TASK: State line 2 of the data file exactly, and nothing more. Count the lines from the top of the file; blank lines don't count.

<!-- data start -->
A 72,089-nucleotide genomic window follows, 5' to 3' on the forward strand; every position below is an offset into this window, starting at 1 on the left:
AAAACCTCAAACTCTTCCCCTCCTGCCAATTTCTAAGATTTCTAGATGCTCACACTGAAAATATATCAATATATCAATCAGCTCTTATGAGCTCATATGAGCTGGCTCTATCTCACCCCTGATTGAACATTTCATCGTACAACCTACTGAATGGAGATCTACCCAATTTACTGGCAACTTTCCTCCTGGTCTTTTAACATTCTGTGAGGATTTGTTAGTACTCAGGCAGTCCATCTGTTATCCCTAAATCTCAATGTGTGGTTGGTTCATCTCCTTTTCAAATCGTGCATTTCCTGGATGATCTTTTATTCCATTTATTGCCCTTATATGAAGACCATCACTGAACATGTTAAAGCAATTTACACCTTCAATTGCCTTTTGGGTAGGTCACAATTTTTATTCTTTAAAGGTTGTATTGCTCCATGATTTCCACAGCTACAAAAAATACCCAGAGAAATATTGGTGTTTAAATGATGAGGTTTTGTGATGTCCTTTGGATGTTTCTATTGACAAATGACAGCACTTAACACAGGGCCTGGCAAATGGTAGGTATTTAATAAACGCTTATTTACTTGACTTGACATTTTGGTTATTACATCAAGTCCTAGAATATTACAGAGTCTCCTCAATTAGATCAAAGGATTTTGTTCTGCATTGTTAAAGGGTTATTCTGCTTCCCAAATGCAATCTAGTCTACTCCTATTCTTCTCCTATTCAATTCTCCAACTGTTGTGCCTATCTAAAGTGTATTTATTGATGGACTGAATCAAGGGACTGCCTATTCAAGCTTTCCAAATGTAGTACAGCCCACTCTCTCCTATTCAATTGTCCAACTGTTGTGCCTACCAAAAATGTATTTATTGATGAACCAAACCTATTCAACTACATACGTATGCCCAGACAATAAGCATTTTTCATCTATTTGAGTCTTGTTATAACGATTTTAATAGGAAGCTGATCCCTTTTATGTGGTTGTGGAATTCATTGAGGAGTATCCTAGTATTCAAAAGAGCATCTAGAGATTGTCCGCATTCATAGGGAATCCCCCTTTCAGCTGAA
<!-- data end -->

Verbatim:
AAAACCTCAAACTCTTCCCCTCCTGCCAATTTCTAAGATTTCTAGATGCTCACACTGAAAATATATCAATATATCAATCAGCTCTTATGAGCTCATATGAGCTGGCTCTATCTCACCCCTGATTGAACATTTCATCGTACAACCTACTGAATGGAGATCTACCCAATTTACTGGCAACTTTCCTCCTGGTCTTTTAACATTCTGTGAGGATTTGTTAGTACTCAGGCAGTCCATCTGTTATCCCTAAATCTCAATGTGTGGTTGGTTCATCTCCTTTTCAAATCGTGCATTTCCTGGATGATCTTTTATTCCATTTATTGCCCTTATATGAAGACCATCACTGAACATGTTAAAGCAATTTACACCTTCAATTGCCTTTTGGGTAGGTCACAATTTTTATTCTTTAAAGGTTGTATTGCTCCATGATTTCCACAGCTACAAAAAATACCCAGAGAAATATTGGTGTTTAAATGATGAGGTTTTGTGATGTCCTTTGGATGTTTCTATTGACAAATGACAGCACTTAACACAGGGCCTGGCAAATGGTAGGTATTTAATAAACGCTTATTTACTTGACTTGACATTTTGGTTATTACATCAAGTCCTAGAATATTACAGAGTCTCCTCAATTAGATCAAAGGATTTTGTTCTGCATTGTTAAAGGGTTATTCTGCTTCCCAAATGCAATCTAGTCTACTCCTATTCTTCTCCTATTCAATTCTCCAACTGTTGTGCCTATCTAAAGTGTATTTATTGATGGACTGAATCAAGGGACTGCCTATTCAAGCTTTCCAAATGTAGTACAGCCCACTCTCTCCTATTCAATTGTCCAACTGTTGTGCCTACCAAAAATGTATTTATTGATGAACCAAACCTATTCAACTACATACGTATGCCCAGACAATAAGCATTTTTCATCTATTTGAGTCTTGTTATAACGATTTTAATAGGAAGCTGATCCCTTTTATGTGGTTGTGGAATTCATTGAGGAGTATCCTAGTATTCAAAAGAGCATCTAGAGATTGTCCGCATTCATAGGGAATCCCCCTTTCAGCTGAA